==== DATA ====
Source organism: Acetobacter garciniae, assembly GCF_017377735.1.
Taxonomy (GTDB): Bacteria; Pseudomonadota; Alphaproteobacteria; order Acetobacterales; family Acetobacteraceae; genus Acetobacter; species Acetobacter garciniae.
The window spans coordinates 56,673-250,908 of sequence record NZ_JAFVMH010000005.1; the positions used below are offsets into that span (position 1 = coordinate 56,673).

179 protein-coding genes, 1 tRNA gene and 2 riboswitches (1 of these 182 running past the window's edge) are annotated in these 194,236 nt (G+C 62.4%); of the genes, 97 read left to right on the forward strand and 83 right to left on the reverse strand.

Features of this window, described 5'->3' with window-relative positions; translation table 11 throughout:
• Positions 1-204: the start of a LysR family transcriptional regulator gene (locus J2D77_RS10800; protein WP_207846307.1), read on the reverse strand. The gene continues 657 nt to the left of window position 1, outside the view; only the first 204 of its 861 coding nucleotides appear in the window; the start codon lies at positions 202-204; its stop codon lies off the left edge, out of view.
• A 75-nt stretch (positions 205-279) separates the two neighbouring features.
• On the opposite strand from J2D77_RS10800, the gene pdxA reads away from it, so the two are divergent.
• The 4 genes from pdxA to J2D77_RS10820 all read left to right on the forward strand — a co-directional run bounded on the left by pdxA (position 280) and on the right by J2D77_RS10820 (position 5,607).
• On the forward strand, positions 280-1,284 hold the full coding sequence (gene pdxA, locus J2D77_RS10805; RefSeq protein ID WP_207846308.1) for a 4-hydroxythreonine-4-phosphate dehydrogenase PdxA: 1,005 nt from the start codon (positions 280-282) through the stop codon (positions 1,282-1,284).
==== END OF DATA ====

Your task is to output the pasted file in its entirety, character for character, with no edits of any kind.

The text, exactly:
Source organism: Acetobacter garciniae, assembly GCF_017377735.1.
Taxonomy (GTDB): Bacteria; Pseudomonadota; Alphaproteobacteria; order Acetobacterales; family Acetobacteraceae; genus Acetobacter; species Acetobacter garciniae.
The window spans coordinates 56,673-250,908 of sequence record NZ_JAFVMH010000005.1; the positions used below are offsets into that span (position 1 = coordinate 56,673).

179 protein-coding genes, 1 tRNA gene and 2 riboswitches (1 of these 182 running past the window's edge) are annotated in these 194,236 nt (G+C 62.4%); of the genes, 97 read left to right on the forward strand and 83 right to left on the reverse strand.

Features of this window, described 5'->3' with window-relative positions; translation table 11 throughout:
• Positions 1-204: the start of a LysR family transcriptional regulator gene (locus J2D77_RS10800; protein WP_207846307.1), read on the reverse strand. The gene continues 657 nt to the left of window position 1, outside the view; only the first 204 of its 861 coding nucleotides appear in the window; the start codon lies at positions 202-204; its stop codon lies off the left edge, out of view.
• A 75-nt stretch (positions 205-279) separates the two neighbouring features.
• On the opposite strand from J2D77_RS10800, the gene pdxA reads away from it, so the two are divergent.
• The 4 genes from pdxA to J2D77_RS10820 all read left to right on the forward strand — a co-directional run bounded on the left by pdxA (position 280) and on the right by J2D77_RS10820 (position 5,607).
• On the forward strand, positions 280-1,284 hold the full coding sequence (gene pdxA, locus J2D77_RS10805; RefSeq protein ID WP_207846308.1) for a 4-hydroxythreonine-4-phosphate dehydrogenase PdxA: 1,005 nt from the start codon (positions 280-282) through the stop codon (positions 1,282-1,284).